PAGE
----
Freedom of assembly is enshrined in the constitution but repressed in practice. Clashes between protesters and state security forces were routine in the months prior to the 2013 parliamentary elections, resulting in dozens of deaths and hundreds of injuries. Freedom of association is generally respected, and there were no reports of government harassment of human rights activists in 2013.
Although workers are allowed to form trade unions, strike, and bargain collectively, they must provide 10 days’ notice before striking, and strikes are banned in broadly defined essential services. Members of Guinea’s labor unions were active in calling for the annulment of mining licenses awarded under dubious circumstances during Conté’s presidency.
F. Rule of Law: 4 / 16
The judicial system has demonstrated some degree of independence since 2010, and the government made modest efforts in 2013 to prosecute human rights violations committed over the last several years. In particular, these efforts have focused on identifying and charging the perpetrators of the massacre of opposition protesters at Conakry stadium in 2009. A panel of magistrates was empowered to investigate the massacre, and Lieutenant Colonel Moussa Tiégboro Camara and Colonel Abdoulaye Chérif Diaby were indicted in 2012 for their involvement. Another high-profile suspect, Lieutenant Colonel Claude Pivi—Guinea’s minister for presidential security—was charged in June 2013. However, a lack of political and financial support has stymied progress in the investigations. Pivi remained at his post at year’s end, a request to interview former military ruler Camara was still pending, and some suspects have languished in pretrial detention for longer than the two years permitted under Guinean law.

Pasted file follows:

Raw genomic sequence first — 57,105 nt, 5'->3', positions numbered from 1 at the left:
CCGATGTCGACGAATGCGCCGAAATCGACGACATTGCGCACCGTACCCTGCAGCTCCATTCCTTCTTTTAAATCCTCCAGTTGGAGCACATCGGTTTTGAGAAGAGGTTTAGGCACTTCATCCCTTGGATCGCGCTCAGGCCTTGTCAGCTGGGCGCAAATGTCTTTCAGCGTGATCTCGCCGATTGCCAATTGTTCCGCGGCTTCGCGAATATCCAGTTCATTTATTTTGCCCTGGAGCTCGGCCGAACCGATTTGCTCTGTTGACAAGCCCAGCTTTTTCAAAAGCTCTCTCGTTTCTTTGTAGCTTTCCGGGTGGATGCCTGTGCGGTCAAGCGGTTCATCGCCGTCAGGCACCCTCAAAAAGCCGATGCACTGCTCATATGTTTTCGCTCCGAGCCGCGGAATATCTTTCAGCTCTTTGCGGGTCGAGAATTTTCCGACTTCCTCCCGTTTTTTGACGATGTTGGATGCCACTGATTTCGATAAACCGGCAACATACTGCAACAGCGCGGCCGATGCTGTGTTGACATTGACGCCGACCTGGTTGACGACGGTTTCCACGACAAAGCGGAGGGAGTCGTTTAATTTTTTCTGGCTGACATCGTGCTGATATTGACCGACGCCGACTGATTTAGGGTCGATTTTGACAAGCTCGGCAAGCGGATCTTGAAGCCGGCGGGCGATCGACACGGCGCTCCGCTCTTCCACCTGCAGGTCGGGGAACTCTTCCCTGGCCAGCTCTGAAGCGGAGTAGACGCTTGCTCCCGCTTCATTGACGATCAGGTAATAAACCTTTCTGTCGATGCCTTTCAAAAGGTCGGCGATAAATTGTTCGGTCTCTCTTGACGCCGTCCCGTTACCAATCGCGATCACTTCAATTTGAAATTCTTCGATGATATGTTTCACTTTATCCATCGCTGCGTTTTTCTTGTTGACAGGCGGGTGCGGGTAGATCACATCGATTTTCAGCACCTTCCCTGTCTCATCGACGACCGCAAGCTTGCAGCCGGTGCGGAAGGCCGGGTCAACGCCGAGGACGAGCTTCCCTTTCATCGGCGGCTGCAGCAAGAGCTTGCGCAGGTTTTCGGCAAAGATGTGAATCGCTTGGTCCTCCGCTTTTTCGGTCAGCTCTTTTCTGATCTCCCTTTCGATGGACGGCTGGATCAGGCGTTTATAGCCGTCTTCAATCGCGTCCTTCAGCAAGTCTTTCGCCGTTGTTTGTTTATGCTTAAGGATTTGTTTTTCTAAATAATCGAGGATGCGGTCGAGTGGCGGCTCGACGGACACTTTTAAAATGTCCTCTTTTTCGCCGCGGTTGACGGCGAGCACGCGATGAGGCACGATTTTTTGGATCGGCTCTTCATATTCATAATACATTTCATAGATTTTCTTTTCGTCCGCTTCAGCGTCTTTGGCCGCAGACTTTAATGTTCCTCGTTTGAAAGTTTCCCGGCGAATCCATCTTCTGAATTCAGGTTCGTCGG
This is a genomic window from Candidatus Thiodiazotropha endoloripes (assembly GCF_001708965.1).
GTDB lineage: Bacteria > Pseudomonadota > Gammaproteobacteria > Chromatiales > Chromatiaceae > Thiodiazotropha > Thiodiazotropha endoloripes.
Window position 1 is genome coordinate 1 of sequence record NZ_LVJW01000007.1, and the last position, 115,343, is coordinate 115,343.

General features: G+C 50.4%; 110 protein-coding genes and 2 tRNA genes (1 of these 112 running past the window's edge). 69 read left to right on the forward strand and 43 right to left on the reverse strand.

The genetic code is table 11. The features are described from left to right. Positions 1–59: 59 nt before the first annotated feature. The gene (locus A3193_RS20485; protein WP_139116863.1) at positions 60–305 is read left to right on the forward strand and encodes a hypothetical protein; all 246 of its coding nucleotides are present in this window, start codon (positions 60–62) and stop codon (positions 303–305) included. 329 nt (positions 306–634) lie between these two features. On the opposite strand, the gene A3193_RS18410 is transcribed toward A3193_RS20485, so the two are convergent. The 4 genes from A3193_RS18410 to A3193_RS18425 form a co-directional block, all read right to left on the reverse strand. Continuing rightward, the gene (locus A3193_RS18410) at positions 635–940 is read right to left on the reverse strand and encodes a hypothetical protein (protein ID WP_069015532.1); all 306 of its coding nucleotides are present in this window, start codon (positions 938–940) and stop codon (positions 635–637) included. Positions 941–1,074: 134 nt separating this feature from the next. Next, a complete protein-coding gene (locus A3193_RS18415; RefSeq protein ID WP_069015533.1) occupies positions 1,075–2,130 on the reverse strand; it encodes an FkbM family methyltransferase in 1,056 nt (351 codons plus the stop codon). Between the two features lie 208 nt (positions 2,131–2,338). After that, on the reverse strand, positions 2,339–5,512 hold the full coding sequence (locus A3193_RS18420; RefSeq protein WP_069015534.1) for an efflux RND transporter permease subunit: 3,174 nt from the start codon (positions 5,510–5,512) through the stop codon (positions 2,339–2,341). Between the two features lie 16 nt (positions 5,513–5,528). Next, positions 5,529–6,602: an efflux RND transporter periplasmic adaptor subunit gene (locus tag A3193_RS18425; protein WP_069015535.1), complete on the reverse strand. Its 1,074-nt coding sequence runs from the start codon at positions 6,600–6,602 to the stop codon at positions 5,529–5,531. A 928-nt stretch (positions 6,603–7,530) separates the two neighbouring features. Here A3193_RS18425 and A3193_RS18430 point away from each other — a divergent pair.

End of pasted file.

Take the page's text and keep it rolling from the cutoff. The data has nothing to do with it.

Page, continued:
The courts are severely understaffed and underfunded, and security forces continue to engage in arbitrary arrests, torture of detainees, and extrajudicial executions with impunity. Prison conditions remain harsh and are sometimes life threatening.
While the law prohibits discrimination based on race or ethnicity, discrimination by the country’s three major ethnic groups—the Peul, Malinké, and Soussou—in employment and place of residence is common. Tensions among these groups are common as well, and multiple incidents of violence before the parliamentary elections in September pitted progovernment Malinké tribesmen against the largely opposition-oriented Peul.
Antidiscrimination laws do not protect LGBT (lesbian, gay, bisexual, and transgender) people. Gay and lesbian sexual activity is a criminal offense that can be punished with up to three years in prison, and although this law is rarely enforced, LGBT people have been arrested on lesser charges.
G. Personal Autonomy and Individual Rights: 5 / 16
Freedom of movement is hindered by rampant crime and bribe-seeking soldiers at security checkpoints, and private business activity is hampered by corruption and political instability, among other factors. A new centralized Agency for the Promotion of Private Investments was established in December 2011 to improve the country’s business environment by making the registration process faster and less expensive.
Societal discrimination against women is pervasive. While women have legal access to land, credit, and business, they are disadvantaged by inheritance laws and the traditional justice system. Guinean law allows husbands to forbid their wives from working. Rape and sexual harassment are prevalent but underreported due to fears of stigmatization. Security personnel openly raped more than 100 women during 2007 and 2009 crackdowns on protesters. Advocacy groups are working to eradicate the illegal but nearly ubiquitous practice of female genital mutilation, which according to some estimates affects up to 96 percent of all girls and women in Guinea.
X = Score Received
Y = Best Possible Score
Z = Change from Previous Year